The price of gold fell sharply Wednesday, marking its biggest one-day drop in three weeks, but some professional traders remain bullish on the precious metal.
From the floor of the New York Mercantile Exchange, trader Anthony Grisanti said he likes gold for several reasons. To start, he pointed out that the price of gold fell after a single customer sold 15,000 contracts of gold as soon as the market opened Wednesday.
"Let me put that in context — we've already done, by 10 o'clock this morning, the volume we usually do in gold for a day," said Grisanti, founder and president of GRZ Energy. "These weren't new shorts coming into the ring. These were longs that were liquidating. Profit taking."
Grisanti also still likes gold's technical indicators, noting that despite the selloff, it has held support levels near of the lows of $1,703.
Speaking of technicals, trader Rich Ilczyszyn added to his long positions, as gold held $1,706.50, 200-day major support $1,670.00. He bought $1,709.0 for this trade and plans to stay long so long as gold trades above the $1,706 level.
"Consider out-of-the-money long call spreads if you want to stick your toe in the water," said Ilczyszyn, founder and chief market strategist of iiTrader, in an e-mail. "If we close below $1,700 we will see $1,670, which could be a buy the first time down."
(Poll: Where Is Gold Going Next?)
Meanwhile, Grisanti added that another reason to get bullish on gold is that demand typically spikes during this time of year.
Grisanti also pointed out that the Federal Reserve is continuing its attempt to stimulate the economy by way of quantitative easing despite the looming "fiscal cliff" — a series of enacted legislation, which, if left unchanged, will result in tax increases and budget cuts on Jan. 1. The Fed's one power is to create money out of thin air and it is currently using that power by way of quantitative easing. Critics argue the program will further devalue the dollar and ultimately create inflation, which is why many investors have bought gold as a hedge against inflation.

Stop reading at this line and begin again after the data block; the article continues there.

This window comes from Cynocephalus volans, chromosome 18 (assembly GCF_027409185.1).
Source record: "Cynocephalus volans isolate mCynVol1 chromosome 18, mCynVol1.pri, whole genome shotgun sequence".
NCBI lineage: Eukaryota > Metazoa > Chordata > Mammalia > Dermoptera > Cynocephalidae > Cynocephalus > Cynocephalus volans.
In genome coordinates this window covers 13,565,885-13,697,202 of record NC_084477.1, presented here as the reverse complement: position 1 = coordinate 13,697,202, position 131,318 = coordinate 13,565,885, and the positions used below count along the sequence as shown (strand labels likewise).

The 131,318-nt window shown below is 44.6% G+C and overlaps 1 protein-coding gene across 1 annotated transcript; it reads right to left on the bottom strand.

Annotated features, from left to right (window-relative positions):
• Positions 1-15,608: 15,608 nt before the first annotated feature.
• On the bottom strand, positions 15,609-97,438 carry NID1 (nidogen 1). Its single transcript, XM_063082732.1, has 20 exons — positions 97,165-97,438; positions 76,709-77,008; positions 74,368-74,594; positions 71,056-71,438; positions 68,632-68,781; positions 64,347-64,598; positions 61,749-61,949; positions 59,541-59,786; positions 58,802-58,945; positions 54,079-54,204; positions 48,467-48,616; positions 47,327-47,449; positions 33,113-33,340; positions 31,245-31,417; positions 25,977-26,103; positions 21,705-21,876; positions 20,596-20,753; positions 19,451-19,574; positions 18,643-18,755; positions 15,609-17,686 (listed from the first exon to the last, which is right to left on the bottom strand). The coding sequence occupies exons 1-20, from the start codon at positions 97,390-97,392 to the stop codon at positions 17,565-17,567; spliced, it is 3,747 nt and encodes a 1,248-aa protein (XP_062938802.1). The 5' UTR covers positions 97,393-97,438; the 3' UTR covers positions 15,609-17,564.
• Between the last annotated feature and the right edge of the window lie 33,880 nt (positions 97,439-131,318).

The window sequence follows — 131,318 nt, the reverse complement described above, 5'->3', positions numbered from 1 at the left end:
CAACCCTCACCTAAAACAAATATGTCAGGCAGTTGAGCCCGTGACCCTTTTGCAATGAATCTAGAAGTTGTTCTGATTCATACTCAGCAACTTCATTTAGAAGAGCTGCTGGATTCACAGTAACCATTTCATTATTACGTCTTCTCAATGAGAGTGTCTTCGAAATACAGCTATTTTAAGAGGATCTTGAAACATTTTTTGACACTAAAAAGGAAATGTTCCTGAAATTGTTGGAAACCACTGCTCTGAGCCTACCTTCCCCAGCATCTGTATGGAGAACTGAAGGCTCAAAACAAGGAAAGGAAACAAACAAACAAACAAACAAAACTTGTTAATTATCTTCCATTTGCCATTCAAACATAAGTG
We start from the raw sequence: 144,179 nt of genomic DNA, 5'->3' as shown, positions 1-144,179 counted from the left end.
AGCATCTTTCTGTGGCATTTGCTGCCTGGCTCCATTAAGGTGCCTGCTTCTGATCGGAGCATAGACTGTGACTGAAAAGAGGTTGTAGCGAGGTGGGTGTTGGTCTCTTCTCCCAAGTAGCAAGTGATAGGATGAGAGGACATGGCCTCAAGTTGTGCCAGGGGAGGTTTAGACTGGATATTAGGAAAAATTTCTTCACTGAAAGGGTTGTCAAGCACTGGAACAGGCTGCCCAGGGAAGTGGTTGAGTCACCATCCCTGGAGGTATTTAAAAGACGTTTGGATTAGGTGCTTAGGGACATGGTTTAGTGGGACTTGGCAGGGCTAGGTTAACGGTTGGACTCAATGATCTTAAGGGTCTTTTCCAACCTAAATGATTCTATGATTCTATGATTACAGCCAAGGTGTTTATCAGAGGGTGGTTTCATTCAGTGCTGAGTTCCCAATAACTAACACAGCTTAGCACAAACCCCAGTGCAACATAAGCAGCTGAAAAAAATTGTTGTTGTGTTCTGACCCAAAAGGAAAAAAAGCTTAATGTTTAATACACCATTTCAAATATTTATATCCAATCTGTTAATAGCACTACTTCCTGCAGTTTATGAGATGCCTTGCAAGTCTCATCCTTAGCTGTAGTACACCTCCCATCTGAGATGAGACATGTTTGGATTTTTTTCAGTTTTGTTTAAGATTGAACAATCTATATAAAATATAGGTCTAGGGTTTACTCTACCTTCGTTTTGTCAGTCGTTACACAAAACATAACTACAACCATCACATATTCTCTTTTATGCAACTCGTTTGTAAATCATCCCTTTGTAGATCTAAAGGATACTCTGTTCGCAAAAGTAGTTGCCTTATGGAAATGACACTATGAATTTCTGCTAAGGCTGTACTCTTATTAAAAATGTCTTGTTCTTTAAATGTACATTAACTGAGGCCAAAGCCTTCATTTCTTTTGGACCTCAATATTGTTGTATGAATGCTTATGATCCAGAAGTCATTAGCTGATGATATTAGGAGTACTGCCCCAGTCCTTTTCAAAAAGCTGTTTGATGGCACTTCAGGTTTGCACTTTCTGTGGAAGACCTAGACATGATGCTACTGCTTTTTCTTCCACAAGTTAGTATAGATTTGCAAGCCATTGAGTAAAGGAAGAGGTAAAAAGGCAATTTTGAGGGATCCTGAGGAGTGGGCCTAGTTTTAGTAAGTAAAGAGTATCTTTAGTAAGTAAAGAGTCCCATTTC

(Read More: What Is the Fiscal Cliff?)
To options trader Jon Najarian, QE and the threat of the "fiscal cliff" will only help push gold prices higher.
"No matter what deal they make, it won't happen immediately. It will happen six, eight months out into the future. Meanwhile, I think they'll continue to print money, which will make gold more dear," said Najarian, co-founder of OptionMonster.com, adding he's currently short puts of the ProShares Ultra Silver exchange-traded fund, as well as the $162 puts of the SPDR Gold Shares ETF on the belief the latter could soon fall to the $160 level.
Asked by CNBC's Jackie DeAngelis whether too many people are bullish on gold, Grisanti argued it's one of few trades that's likely to work in light of the uncertainty surrounding U.S. fiscal and economic woes.
"I think people look at gold as a safe haven, and I think with all the uncertainty in the market with the 'fiscal cliff' and everything else, gold might not be the answer, but that's the answer to the people out there, and that's why they're putting their money in gold."
From the pits in Chicago, Ilczyszyn noted one of traders remarked, 'this is not a trade, it's a casino.' He thought that sumed up the mood quite well.
Read on for 10 Things You Need to Know to Trade Futures
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